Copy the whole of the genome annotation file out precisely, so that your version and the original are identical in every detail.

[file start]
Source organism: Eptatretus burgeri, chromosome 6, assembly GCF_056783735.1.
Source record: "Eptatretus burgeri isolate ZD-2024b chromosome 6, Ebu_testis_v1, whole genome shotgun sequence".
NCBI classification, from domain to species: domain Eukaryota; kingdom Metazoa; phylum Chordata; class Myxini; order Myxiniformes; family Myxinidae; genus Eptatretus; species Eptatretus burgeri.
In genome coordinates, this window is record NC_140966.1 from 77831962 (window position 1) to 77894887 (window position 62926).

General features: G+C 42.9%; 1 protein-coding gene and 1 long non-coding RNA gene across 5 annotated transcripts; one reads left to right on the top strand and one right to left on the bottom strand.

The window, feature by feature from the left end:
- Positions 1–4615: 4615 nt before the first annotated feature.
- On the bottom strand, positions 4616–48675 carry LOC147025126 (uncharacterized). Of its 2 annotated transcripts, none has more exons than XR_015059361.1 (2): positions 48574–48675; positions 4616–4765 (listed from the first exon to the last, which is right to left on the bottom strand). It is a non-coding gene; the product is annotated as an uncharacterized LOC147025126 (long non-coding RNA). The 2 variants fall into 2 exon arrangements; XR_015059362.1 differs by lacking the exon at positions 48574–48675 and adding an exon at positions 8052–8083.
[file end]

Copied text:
Source organism: Eptatretus burgeri, chromosome 6, assembly GCF_056783735.1.
Source record: "Eptatretus burgeri isolate ZD-2024b chromosome 6, Ebu_testis_v1, whole genome shotgun sequence".
NCBI classification, from domain to species: domain Eukaryota; kingdom Metazoa; phylum Chordata; class Myxini; order Myxiniformes; family Myxinidae; genus Eptatretus; species Eptatretus burgeri.
In genome coordinates, this window is record NC_140966.1 from 77831962 (window position 1) to 77894887 (window position 62926).

General features: G+C 42.9%; 1 protein-coding gene and 1 long non-coding RNA gene across 5 annotated transcripts; one reads left to right on the top strand and one right to left on the bottom strand.

The window, feature by feature from the left end:
- Positions 1–4615: 4615 nt before the first annotated feature.
- On the bottom strand, positions 4616–48675 carry LOC147025126 (uncharacterized). Of its 2 annotated transcripts, none has more exons than XR_015059361.1 (2): positions 48574–48675; positions 4616–4765 (listed from the first exon to the last, which is right to left on the bottom strand). It is a non-coding gene; the product is annotated as an uncharacterized LOC147025126 (long non-coding RNA). The 2 variants fall into 2 exon arrangements; XR_015059362.1 differs by lacking the exon at positions 48574–48675 and adding an exon at positions 8052–8083.